At Kidney Week, I presented a large cross-sectional study in which we evaluated risk factors and outcomes of gout in patients undergoing dialysis using US Renal Data System (USRDS) data including nearly all Medicare patients on chronic outpatient dialysis.9 We compared patients who were dialysis dependent and had at least 1 claim for gout with those without gout in 2017.
Of nearly 300,000 patients, 15% had at least 1 gout claim following initiation of chronic outpatient dialysis. Patients who had gout (vs no gout) were more likely to be men (62% vs 54%) and had other comorbidities including diabetes (67% vs 62%), hypertension (93% vs 74%), and cardiovascular conditions (heart failure [49% vs 30%], ischemic heart disease [49% vs 30%], peripheral vascular disease [32% vs 22%], stroke [12% vs 8%], acute myocardial infarction [7% vs 3%], and angina [4% vs 2%]). The 3 most significant factors associated with gout diagnosis were older age (OR, 4.23 for ≥65 vs <65 years), previous transplant (OR, 2.37), and comorbid hypertension (OR, 2.71). Additionally, their risks of hospitalization and mortality were 11% and 9% higher, respectively, than those of patients without gout within a year after diagnosis.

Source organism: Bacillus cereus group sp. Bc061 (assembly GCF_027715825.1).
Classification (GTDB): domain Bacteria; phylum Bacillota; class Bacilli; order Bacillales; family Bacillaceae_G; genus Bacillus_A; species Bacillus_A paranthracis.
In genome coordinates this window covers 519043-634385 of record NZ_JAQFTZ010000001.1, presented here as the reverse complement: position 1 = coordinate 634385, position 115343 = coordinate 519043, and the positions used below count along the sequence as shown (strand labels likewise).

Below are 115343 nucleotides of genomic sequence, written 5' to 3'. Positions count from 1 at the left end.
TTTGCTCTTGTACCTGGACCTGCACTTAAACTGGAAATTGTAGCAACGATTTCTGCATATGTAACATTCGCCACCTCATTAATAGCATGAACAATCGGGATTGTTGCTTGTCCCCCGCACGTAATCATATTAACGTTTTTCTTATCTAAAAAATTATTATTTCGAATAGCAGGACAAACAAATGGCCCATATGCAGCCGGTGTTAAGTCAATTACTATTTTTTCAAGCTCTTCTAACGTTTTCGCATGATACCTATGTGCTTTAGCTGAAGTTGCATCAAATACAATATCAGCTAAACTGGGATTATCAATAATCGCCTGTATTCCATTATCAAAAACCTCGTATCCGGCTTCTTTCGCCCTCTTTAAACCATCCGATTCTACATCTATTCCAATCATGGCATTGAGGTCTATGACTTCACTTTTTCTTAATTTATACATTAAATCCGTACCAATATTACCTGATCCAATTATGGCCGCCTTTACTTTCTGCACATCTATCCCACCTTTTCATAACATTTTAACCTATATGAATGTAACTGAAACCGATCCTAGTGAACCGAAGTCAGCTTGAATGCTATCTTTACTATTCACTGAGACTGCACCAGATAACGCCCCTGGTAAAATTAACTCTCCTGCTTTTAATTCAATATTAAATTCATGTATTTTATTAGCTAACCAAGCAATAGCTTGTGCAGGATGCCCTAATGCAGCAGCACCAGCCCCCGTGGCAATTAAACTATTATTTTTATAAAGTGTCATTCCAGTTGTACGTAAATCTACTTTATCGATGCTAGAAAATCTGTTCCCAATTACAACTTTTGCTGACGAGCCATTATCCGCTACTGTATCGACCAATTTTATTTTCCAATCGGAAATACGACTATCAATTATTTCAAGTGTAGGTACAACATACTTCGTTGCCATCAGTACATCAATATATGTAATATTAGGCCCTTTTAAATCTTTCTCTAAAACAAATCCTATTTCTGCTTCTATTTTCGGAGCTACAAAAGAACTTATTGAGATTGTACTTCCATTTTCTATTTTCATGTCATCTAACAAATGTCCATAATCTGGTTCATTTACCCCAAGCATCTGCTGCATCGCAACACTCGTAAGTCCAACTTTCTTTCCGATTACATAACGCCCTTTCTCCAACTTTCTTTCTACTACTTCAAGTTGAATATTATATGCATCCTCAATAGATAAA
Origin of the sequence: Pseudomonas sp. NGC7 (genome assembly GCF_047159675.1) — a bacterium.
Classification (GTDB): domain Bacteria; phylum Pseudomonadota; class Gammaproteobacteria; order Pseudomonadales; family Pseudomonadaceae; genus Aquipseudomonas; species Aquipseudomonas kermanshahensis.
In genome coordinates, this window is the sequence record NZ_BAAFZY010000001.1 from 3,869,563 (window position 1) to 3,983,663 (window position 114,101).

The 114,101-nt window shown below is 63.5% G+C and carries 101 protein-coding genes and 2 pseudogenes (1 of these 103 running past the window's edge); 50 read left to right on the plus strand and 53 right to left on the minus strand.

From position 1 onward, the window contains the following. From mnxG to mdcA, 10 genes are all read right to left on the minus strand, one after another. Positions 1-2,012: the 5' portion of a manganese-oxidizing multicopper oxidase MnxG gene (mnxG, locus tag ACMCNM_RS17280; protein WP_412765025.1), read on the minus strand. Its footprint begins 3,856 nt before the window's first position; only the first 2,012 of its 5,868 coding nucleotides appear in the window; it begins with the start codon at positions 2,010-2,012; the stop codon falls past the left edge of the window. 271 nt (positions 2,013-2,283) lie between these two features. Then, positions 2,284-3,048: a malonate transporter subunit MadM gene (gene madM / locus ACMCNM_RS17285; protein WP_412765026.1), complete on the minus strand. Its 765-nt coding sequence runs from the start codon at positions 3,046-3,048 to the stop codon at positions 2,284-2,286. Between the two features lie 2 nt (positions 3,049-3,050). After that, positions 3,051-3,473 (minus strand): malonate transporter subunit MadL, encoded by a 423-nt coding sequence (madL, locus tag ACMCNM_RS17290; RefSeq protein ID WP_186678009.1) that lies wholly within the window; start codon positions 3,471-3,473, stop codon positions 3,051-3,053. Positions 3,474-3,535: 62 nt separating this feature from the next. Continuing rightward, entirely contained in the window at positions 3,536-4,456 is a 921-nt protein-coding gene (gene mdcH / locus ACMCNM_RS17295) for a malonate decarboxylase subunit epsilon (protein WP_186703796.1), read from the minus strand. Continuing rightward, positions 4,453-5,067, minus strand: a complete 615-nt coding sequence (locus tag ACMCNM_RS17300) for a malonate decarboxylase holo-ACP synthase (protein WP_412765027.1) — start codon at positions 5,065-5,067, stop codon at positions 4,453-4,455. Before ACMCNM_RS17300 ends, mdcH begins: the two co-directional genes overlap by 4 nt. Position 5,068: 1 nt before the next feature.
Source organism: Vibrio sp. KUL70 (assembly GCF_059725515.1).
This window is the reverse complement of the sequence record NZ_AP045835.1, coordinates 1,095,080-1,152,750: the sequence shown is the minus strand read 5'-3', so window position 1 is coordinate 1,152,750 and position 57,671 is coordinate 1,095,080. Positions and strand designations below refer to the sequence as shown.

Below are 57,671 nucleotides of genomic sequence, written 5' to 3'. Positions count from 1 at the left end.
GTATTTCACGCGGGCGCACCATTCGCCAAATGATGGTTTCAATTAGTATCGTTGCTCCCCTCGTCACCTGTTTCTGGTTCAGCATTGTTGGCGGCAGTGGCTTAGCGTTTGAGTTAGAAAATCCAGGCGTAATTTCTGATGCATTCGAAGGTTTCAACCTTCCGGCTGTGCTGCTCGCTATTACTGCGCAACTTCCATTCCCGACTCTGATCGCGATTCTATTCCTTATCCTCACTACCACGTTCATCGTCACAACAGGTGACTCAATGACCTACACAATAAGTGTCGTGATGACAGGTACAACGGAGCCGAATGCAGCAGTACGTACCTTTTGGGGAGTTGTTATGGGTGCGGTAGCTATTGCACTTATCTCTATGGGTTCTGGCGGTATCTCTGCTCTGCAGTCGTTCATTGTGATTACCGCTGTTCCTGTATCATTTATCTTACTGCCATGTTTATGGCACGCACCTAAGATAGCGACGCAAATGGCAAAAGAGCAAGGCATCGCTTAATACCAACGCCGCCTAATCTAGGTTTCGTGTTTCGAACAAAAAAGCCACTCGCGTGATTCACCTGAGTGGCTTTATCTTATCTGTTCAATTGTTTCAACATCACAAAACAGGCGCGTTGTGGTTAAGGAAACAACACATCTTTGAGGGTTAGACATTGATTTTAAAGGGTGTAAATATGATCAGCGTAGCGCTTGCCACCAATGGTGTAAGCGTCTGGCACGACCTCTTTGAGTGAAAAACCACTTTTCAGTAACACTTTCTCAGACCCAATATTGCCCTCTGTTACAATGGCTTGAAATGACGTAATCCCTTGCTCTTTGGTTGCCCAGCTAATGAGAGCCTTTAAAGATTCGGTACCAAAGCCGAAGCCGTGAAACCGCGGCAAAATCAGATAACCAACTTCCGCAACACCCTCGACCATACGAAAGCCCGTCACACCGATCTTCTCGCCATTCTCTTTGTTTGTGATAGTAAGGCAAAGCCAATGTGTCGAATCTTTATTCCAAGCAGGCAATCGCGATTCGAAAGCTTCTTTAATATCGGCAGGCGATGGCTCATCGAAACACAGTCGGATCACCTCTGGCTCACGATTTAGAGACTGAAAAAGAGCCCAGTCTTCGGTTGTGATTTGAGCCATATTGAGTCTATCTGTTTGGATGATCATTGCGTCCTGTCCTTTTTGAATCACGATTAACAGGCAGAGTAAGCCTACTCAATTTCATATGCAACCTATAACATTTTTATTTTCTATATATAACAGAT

The key point from our study is that gout still occurs, even in dialysis patients. Gout is something that we need to be observant and ask our patients about because it can really affect quality of life in our patients. More importantly, it is treatable. We have a number of therapeutic options for gout, though they must be used carefully in patients with end-stage kidney disease.

Have you treated patients with COVID-19-related acute kidney injury (AKI), and have you evaluated serum uric acid levels in these patients?

Yes, I have treated patients with COVID-19-related AKI. However, we have not looked at uric acid levels. In terms of AKI, COVID-19 vaccinations and treatments, such as monoclonal antibodies, have improved outcomes for COVID-19 and reduced the occurrence of COVID-related AKI.

Are there any final comments that you would like to add about Kidney Week 2021?

I think there is indirect evidence that high uric acid levels may have deleterious effects on the kidney, but no studies have definitively shown that treatment of hyperuricemia could be beneficial. The meta-analysis showed that treatment of asymptomatic hyperuricemia could potentially be beneficial, but based on the results of prior randomized trials, there is no indication for treatment of asymptomatic hyperuricemia at this time.3-8
Gout remains a prevalent disorder and is especially common in individuals with chronic kidney disease. We need to move away from thinking of gout as a lifestyle disease due to consumption of purine-rich foods and instead realize the high contribution of decreased renal excretion of uric acid as the primary cause of gout.10 Treatment with urate-lowering therapy can be highly effective in improving quality of life in these patients.
I think there was less research in hyperuricemia and kidney disease over the last year due to the effects of COVID-19. I am hoping that the incidence of COVID-19 will markedly decrease, and that we will be able to increase research into the causes and treatment of kidney disease in the future.

Key Takeaways